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The overwhelming majority of US Internet users research online to find local products and services, according to the “User View Wave VII” from BIA/Kelsey and ConStat.
The most common online tool used for local research was search. Nearly one-half of respondents used Internet yellow pages and 42% checked comparison-shopping sites before heading to local businesses.
In summer 2009, TMP Directional Marketing and comScore found that and 46% of local online searchers
contacted a business by telephone after Web research, and 37% visited in person.
“The Internet has indeed become an integral part of consumers’ local commercial activity,” said Steve Marshall, director of research, BIA/Kelsey, in a statement. “The data suggest we’re at an inflection point where the balance of power in local shopping is shifting to online.”
Local advertising dollars will follow eyeballs; BIA/Kelsey expects the Web to get an increasing share of local ad spending over the next several years, reaching one-quarter of the total in 2014.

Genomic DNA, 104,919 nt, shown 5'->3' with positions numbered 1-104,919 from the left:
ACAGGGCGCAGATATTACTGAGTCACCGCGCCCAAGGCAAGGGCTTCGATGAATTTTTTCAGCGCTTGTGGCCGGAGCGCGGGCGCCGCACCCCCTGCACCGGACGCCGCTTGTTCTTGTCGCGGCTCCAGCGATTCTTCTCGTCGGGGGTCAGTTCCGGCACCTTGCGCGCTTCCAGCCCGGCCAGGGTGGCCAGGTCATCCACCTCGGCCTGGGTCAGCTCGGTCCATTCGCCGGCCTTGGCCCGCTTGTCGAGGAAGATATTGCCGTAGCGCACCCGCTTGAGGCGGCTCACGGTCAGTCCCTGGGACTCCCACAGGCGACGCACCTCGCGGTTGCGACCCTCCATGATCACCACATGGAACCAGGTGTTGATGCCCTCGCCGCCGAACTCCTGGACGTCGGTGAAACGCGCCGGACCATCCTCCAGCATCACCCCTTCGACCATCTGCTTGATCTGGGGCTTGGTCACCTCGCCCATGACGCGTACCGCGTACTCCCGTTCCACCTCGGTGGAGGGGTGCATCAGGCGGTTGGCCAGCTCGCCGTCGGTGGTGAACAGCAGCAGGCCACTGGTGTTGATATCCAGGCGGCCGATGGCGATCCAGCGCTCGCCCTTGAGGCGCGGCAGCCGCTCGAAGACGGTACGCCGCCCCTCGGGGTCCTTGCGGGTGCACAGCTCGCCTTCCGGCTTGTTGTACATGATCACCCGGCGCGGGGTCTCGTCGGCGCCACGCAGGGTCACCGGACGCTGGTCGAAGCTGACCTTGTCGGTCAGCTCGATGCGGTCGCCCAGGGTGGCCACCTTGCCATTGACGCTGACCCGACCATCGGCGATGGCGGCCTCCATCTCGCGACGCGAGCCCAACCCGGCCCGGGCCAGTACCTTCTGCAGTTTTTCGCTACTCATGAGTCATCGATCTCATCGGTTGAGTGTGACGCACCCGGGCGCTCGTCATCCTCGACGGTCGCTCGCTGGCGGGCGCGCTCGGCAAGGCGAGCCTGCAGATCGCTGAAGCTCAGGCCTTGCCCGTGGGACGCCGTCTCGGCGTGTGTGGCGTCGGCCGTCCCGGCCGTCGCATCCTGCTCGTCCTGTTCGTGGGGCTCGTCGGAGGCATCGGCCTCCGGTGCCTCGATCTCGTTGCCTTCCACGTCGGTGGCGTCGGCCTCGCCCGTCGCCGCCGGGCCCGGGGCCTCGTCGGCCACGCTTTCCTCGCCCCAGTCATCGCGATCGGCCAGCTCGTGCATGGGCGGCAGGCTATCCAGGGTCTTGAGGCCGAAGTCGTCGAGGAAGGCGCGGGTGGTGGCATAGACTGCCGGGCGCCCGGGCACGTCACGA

Over time, the researchers have noted an increase in the number of sources used for local shopping research, suggesting audience fragmentation that can be challenging for advertisers.
“These challenges may be outweighed by the targeting opportunities available with tools like coupon promotions and appointment scheduling, the latter being among the best lead sources possible, since you know where people are actually going,” said Peter Krasilovsky, vice president and program director, Marketplaces, BIA/Kelsey, in a statement.
According to the report, 58% of respondents said they had redeemed an online coupon when shopping locally in the past year, and 19% made a local appointment other than a restaurant reservation on the Web.
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Check out today’s other article, “Marketers Miss Hispanics on Social Sites.”
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